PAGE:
"I don't know 100 percent, but I'd be stunned if it wasn't him," Driscoll said. "We'll get a definite ID in the next few days. I'm pretty sure it's Marv."

Marv showed up March 7 last year and March 9 in 2015, Driscoll said, but recent north winds likely delayed this year's arrival.

"He's maybe four or five days late, but given the weather, as soon as the wind turned to the south, he showed up," Driscoll said.

Awaiting a mate

Time will tell whether this spring's mating season rivals the drama that almost unfolded last year, when a 1-year-old female named Bristol unexpectedly flew into town about two weeks before Terminator, vying for Marv's affections.

The potential love triangle terminated—ahem—when Terminator finally showed up at the UND water tower in late March. Within days, Bristol was spotted with a new male in Winnipeg, where she had been banded in 2015.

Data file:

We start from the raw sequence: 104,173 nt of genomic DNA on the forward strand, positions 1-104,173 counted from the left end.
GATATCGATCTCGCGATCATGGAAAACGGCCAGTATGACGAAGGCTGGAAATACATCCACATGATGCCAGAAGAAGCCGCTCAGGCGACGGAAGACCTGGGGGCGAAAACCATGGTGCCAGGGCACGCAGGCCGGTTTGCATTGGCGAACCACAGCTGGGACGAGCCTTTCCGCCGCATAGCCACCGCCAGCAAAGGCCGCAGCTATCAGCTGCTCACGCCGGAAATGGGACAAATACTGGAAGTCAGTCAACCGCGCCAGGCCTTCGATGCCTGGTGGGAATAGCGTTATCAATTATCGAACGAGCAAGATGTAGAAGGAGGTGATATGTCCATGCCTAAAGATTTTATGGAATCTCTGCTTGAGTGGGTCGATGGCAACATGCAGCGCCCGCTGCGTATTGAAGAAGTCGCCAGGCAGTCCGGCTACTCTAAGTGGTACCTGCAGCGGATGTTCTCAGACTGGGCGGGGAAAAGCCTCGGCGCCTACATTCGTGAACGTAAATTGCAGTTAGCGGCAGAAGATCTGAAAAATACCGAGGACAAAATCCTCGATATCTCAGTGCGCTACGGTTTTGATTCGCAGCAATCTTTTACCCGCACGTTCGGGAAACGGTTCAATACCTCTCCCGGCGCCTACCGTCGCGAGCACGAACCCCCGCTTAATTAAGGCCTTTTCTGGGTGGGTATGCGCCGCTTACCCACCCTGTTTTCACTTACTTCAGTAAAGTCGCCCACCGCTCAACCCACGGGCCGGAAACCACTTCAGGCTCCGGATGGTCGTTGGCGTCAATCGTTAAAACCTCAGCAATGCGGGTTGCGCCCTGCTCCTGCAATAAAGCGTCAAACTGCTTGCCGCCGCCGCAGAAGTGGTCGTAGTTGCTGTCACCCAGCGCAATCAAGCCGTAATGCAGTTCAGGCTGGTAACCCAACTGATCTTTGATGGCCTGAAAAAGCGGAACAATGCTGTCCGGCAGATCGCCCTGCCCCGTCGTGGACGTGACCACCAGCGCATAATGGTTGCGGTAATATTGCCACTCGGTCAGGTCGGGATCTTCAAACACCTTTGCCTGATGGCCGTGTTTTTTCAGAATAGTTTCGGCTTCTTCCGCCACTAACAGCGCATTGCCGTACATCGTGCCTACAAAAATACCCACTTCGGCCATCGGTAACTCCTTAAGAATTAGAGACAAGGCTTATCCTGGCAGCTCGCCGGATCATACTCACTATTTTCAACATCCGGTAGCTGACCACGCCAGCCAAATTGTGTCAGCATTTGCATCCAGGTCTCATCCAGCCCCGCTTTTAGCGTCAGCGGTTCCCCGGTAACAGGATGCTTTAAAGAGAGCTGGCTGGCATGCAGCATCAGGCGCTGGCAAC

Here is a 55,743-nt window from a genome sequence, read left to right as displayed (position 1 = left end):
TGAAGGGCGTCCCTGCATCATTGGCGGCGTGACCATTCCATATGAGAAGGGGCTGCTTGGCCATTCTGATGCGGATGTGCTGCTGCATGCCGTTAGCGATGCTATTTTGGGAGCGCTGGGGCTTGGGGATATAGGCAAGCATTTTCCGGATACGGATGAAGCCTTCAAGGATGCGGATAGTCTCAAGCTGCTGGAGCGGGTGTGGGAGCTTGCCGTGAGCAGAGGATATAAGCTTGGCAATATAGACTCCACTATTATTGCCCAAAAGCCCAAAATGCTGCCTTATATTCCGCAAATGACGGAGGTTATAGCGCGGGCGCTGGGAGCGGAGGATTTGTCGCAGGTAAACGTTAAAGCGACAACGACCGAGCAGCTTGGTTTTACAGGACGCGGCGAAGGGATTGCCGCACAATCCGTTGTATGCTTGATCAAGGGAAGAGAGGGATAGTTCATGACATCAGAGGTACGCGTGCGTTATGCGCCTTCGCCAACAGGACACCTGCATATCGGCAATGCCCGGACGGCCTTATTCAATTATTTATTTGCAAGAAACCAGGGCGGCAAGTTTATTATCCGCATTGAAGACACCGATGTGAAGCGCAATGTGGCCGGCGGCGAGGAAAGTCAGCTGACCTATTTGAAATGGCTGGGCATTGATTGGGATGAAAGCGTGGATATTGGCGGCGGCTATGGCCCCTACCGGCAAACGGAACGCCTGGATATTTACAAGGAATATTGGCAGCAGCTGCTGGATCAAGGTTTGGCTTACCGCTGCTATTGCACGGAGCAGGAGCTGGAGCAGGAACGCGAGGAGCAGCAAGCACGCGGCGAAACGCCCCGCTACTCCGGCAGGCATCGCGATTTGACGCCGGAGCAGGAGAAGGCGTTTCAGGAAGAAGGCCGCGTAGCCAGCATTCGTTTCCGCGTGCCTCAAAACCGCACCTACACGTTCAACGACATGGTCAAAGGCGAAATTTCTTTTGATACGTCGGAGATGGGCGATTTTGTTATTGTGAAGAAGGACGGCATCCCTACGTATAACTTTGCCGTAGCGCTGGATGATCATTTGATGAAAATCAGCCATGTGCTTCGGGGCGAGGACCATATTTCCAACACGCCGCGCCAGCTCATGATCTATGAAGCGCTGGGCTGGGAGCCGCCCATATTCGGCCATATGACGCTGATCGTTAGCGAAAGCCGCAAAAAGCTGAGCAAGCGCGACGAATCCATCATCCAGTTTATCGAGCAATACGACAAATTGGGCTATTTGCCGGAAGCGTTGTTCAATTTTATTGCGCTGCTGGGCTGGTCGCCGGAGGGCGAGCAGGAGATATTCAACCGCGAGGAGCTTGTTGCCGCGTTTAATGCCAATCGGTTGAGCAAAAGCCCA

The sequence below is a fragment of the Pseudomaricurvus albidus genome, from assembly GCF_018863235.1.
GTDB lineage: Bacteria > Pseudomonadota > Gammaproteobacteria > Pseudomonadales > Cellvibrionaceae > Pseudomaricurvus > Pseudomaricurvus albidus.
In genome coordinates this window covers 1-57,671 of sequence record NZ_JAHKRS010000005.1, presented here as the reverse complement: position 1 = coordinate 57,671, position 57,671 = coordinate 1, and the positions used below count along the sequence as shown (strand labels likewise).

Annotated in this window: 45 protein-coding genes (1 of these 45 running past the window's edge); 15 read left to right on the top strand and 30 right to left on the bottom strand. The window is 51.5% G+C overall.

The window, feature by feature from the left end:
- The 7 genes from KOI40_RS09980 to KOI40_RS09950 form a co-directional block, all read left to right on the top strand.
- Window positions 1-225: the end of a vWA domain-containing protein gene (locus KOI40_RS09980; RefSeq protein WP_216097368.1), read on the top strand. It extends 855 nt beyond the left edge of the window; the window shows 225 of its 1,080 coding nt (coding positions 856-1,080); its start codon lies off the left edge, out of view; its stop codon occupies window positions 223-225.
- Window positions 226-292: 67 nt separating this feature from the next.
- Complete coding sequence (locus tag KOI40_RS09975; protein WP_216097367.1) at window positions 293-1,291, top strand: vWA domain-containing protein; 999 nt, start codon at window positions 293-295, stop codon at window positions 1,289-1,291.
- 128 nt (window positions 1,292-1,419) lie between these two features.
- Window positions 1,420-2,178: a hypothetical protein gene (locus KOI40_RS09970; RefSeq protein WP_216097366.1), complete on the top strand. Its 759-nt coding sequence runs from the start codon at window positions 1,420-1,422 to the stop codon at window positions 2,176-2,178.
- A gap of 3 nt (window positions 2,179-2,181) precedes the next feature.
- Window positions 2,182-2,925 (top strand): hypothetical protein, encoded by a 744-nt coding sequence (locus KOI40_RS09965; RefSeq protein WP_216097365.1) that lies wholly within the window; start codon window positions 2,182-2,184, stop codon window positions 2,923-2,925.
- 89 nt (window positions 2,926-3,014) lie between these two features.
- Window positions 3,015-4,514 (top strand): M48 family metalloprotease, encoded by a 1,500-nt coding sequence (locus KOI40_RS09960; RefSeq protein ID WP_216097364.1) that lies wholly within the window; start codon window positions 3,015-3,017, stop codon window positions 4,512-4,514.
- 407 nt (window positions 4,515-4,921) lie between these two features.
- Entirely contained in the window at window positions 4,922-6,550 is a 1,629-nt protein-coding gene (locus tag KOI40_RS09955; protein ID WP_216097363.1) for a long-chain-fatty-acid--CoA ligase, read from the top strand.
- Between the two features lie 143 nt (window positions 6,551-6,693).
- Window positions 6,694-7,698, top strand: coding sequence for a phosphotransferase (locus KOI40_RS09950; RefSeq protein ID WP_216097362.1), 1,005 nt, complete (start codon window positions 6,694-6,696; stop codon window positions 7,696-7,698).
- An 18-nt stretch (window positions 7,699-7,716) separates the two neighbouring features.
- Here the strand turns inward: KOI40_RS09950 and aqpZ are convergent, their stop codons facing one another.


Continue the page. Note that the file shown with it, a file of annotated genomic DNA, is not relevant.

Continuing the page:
If history is any indication, Terminator probably won't be back in town for another 10 days or more. She first showed up in Grand Forks on April 9, 2008, with subsequent first sightings April 10, 2009; March 27, 2010; April 7 or 8, 2012; March 26, 2012; March 26, 2013; April 6, 2014; March 29, 2015; and March 24, 2016—her earliest return to date.

"Terminator will be going on her 10th year here," Driscoll said. "She's had four babies the last two years, so I think she's in her prime."

Peregrine populations have been on rebound since use of the chemical DDT decimated the species in the 1950s, thanks to captive breeding programs and reintroduction efforts across North America, Driscoll said. Grand Forks and Fargo have the only known nesting peregrines in North Dakota, while Minnesota has more than 50 nesting sites across the state, the Department of Natural Resources says.


http://www.grandforksherald.com/outdoors/4236617-first-peregrine-season-returns-grand-forks
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The Peregrine Chick
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« Reply #1 on: March 19, 2017, 22:02 »

Heard from Tim on Friday and he mentioned that he had seen a bird that looked like Marv but that he hadn't yet been able to confirm the bird's identity yet.  He said that he would let us know when he does have know for sure.  I'm afraid I was working all weekend so didn't have a chance to post about it until now.
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Alison
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« Reply #2 on: March 22, 2017, 15:03 »